“If you can print a liver or a kidney, God dang it, you’re going to be able to print a whole freaking person.” The eloquent Will.i.am has spoken about the future of 3D printing, in which he considers it more than just a possibility that we’ll be able to one day print out entire human beings. That’s right, in Will.i.am’s future vision, there could be an entire stadium full of Will.i.am 3D printed clones. All of them wearing Puls cuffs, presumably.
In an interview, Will.i.am has been talking about the moral, and legal, obstacles the human race faces once the technology for printing people has been perfected. Provided we take the word “people,” and replace it with “organs” or “tissue,” he’s actually got a point. Why is he going on about 3D printing in the first place? Well, after creatively directing Intel, messing around with iPhone cases, and making smart watches no-one wants to wear, he’s now chief creative officer at 3D printing experts 3D Systems.
Printing human organs – not people – is real technology, has been around for several years, and is growing at a very fast rate. For example, take a look at this TED Talk on 3D printing a kidney, and see it actually being performed on stage back in 2011, then fast forward to a 3D printed “patch” used to repair a hole in someone’s heart at the beginning of 2015. The questions of the ethics surrounding it have also been asked since its inception.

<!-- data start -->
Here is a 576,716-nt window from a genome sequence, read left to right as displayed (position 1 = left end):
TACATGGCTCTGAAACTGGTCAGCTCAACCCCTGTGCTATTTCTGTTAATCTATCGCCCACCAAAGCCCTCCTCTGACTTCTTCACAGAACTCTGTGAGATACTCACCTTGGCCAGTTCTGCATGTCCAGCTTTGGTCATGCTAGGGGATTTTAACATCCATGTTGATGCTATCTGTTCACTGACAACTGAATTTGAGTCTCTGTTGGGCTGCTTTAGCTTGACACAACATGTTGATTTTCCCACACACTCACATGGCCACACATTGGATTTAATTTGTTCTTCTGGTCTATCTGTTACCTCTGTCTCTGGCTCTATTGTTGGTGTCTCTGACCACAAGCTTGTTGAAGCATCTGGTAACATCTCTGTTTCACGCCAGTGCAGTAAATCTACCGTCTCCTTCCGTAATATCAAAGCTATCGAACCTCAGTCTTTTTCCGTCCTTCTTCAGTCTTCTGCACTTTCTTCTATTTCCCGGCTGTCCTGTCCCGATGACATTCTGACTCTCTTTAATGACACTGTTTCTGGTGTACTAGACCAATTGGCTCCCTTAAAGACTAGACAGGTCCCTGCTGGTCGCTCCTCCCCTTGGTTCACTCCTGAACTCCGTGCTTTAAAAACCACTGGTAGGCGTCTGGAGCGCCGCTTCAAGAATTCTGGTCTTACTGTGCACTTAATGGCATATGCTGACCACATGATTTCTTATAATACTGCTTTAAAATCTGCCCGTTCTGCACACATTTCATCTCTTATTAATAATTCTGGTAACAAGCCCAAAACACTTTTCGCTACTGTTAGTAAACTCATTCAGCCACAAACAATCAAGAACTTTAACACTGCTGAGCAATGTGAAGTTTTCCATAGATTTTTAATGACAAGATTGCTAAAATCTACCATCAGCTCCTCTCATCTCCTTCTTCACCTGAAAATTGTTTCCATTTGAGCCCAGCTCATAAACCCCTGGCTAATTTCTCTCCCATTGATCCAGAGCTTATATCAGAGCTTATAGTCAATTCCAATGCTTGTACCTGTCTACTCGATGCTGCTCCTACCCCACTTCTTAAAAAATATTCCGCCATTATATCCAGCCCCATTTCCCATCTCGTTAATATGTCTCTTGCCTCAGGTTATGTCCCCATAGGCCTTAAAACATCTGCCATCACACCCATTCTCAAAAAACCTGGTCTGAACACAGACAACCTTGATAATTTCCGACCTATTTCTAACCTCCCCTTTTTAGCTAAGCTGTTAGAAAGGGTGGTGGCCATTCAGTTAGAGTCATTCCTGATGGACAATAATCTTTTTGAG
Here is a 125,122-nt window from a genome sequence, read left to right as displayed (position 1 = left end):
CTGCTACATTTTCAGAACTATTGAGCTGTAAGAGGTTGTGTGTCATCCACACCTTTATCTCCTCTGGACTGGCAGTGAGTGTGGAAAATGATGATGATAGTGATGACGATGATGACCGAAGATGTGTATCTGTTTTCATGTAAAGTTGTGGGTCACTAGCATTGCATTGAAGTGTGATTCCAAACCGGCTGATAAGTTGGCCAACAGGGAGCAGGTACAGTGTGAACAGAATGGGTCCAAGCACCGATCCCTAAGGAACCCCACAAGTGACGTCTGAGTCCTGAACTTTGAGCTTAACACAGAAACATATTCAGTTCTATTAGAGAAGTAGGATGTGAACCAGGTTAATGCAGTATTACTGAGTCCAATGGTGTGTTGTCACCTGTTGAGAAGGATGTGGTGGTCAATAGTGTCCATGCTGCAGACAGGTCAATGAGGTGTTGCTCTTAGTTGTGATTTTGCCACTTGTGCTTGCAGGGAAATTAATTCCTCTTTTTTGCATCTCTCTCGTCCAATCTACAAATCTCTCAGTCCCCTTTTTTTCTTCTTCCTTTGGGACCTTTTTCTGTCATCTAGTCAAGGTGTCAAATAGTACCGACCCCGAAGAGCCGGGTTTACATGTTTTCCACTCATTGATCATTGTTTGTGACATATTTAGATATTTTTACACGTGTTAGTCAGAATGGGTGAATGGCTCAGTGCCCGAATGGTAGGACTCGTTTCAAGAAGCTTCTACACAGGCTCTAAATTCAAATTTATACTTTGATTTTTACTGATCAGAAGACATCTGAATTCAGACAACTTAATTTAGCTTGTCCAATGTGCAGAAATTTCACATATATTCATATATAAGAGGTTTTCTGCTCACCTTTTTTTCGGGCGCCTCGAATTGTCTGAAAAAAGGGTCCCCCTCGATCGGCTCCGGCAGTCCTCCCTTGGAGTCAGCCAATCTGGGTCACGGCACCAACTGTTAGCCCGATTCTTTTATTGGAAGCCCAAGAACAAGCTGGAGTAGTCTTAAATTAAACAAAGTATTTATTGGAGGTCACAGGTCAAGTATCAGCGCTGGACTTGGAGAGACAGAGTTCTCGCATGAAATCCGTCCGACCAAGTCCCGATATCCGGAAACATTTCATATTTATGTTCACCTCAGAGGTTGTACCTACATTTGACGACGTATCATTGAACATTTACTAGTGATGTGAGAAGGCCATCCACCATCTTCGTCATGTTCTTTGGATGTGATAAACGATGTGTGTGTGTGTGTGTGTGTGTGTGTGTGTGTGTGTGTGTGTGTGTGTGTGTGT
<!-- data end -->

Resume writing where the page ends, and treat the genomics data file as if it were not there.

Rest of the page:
Will.i.am’s comments will have helped bring it to more people’s attention. However, taking the technology beyond organs and into the realms of printing entire people is, to put it mildly, quite a leap. So when does Will think this’ll happen?
He told The Guardian, “In 20 years, you’ll be able to print a new kidney. You’ll have a machine that prints your genome with proteins that are right for your body. 3D printers will change how we make things, how we fix and heal things.” He goes on to say the people-printing technology will be there “in our lifetime.”
At the beginning of 2014, research analysts at Gartner talked about bioprinting, warning that “major ethical debates” over its usage for printing human organs would come as soon as 2016, and may end up in product bans. Futurist Thomas Frey says on the subject, “We are on the verge of dealing with questions so difficult it makes our head hurt even thinking about them.”
Outside of the sci-fi hype about printing people, Will.i.am may have highlighted a subject which will only gain more attention over the coming years.